More than ever before, people are feeling disrespected at work. Employees, like some at Uber, feel they’re working in a toxic culture with insensitive managers. Others complain about being treated disrespectfully based on gender, race, or religion. Some employees receive rude, stinging emails like those emails from The Walking Dead’s Frank Darabont.
What are the costs of employees feeling disrespected? Over the past 20 years, I have researched this question. I’ve polled tens of thousands of workers worldwide about how they’re treated at work. Nearly half of those surveyed in 1998 reported they were treated rudely at least once a month, which rose to 55% in 2011 and 62% in 2016. Though the toll is sometimes hidden, the costs of incivility are tremendous.
Of the nearly 800 managers and employees across 17 industries Christine Pearson of the Thunderbird School of Global Management and I polled, those who didn’t feel respected performed worse. Forty-seven percent of those who were treated poorly intentionally decreased the time spent at work, and 38% said they deliberately decreased the quality of their work. Sixty-six percent reported their performance declined and 78% said their commitment to the organization had declined.
Many of these—and other—costs go undetected. Stress stemming from incivility can silently kill productivity—and people. Those who unleash on others, belittle subordinates or undermine colleagues may leave a wake and create ripple effects. Eighty percent lost work time worrying about an uncivil incident, and 63% lost work time in their effort to avoid the offender. Incivility can deplete immune systems, causing cardiovascular disease, cancer, diabetes, and ulcers. Research also shows that working in a group where incivility is present affects people’s mental health, even after accounting for general stress and the incivility an individual personally experienced. You don’t have to be the targeted population, or the employee who gets ripped publicly to be negatively affected. You may get pulled off track thinking about the incident, how you should respond, or whether you’re in the line of fire.
Whether people suffer from mental or physical health effects or not, many employees leave the organization. In our survey, of those treated poorly 12% said they had left their job because of the uncivil treatment. Yet those who quit in response to incivility typically don’t tell their employers why.
Even if people who experience or witness incivility want to perform well, they can’t. In my experiments with Amir Erez we watched performance plummet after incivility occurred. Just witnessing incivility caused outcomes to decrease by nearly half. Witnesses’ of incivility weren’t nearly as creative on brainstorming tasks.
Incivility kills helpfulness and collaboration. In experiments, I’ve found that when employees are exposed to rudeness, they are three times less likely to help others and their willingness to share drops by more than half.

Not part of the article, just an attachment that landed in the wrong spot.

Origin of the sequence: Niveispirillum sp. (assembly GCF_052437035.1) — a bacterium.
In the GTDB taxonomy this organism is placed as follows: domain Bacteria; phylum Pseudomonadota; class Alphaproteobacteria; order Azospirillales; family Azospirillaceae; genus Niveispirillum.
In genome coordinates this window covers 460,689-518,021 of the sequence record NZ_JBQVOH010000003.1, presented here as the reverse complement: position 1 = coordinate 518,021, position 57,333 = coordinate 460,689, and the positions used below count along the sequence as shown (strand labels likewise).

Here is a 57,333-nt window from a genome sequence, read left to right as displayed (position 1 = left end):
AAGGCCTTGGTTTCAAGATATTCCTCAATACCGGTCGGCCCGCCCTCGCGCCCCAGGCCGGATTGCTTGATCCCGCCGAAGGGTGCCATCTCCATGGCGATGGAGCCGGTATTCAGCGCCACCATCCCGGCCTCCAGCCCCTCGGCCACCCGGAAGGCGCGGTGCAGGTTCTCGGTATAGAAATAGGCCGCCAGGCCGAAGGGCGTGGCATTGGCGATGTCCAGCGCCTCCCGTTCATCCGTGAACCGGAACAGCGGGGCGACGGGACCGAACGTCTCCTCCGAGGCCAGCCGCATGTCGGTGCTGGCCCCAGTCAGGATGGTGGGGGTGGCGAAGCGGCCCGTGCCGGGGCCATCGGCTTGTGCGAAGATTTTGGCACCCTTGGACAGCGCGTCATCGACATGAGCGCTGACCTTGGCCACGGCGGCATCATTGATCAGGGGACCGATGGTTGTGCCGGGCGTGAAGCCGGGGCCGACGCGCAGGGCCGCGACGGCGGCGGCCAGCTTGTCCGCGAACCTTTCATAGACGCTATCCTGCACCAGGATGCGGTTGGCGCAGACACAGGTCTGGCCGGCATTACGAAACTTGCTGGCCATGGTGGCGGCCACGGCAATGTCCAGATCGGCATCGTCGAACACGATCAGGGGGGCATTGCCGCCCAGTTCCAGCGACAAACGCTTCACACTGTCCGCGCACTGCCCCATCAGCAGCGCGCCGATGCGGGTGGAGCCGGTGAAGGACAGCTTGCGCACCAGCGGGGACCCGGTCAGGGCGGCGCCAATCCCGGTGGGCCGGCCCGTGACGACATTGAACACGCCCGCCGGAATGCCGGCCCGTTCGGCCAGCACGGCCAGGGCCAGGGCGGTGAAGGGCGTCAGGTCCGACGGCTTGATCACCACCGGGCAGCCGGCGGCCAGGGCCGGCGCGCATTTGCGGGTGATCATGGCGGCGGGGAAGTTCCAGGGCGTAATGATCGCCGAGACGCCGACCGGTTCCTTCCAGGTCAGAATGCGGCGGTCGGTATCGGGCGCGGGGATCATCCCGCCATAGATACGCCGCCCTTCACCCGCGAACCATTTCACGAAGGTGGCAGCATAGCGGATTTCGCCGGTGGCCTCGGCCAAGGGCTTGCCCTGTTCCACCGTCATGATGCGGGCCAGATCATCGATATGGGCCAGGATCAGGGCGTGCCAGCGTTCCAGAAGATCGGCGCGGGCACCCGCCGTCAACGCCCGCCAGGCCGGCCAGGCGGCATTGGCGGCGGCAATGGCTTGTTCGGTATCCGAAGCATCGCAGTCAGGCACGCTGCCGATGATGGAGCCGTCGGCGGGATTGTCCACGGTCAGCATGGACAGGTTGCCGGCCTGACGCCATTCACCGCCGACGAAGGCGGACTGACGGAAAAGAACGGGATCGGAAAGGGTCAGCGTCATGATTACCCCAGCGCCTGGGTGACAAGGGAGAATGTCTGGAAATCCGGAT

Incivility’s toll on customer relationships can be staggering. My research with Valerie Folkes and Debbie MacInnis at the University of Southern California shows that many consumers are less likely to buy from a company they perceive as uncivil, whether the rudeness is directed at them or other employees. Witnessing one quick negative interaction leads to generalizations about other employees, the organization, and even the brand. In the wake of employee complaints of incivility, harassment, and a toxic environment at Uber, for example, customers have shared that they’ve turned to their competitors. An organization’s reputation for how they treat employees strongly affects customer support and loyalty.
Leaders set the tone. A study of cross-functional product teams revealed that when leaders treated members of their team well, and fairly, the team members were more productive individually and as a team. They also were more likely to go above and beyond their job requirements. It all starts at the top. In my study of over twenty thousand employees around the world, those who felt respected by their leader reported 92% greater focus and prioritization, 55% more engagement, 56% better health and well-being, 1.72 times more trust and safety, and 89% greater enjoyment and satisfaction with their jobs. Those that feel respected by their leaders were also 1.1 times more likely to stay with their organizations than those that didn’t.
If you want to craft more civil cultures, weed out toxic people before they join your organization. Interview for civility, using structured interviews with behavioral questions. Check references thoroughly, but also go beyond provided references, chasing down leads and hunches.
Be explicit about your organization’s values. Make civility a part of your mission statement, posting it somewhere visible. Engage your team in a dialogue about what your norms should be. Then make it clear to your employees that they need to hold their managers and colleagues accountable for living up to your norms of civility.
One surefire way to signal how much you value civility is to measure and reward it during performance reviews. Find ways to publicly reinforce civility through awards and recognition.
Finally, leaders need to correct bad behavior swiftly. Danny Meyer, owner of twenty-seven restaurants in New York City, preaches civility and tolerates nothing less. If bad behavior from an employee at any level isn’t corrected quickly, they’re gone. Meyer is convinced that customers can taste incivility. Even exceptional chefs don’t last in Meyer’s restaurants if they’re disrespectful to other employees.
Incivility is too costly to ignore. Focus on providing a culture where people feel respected—it pays.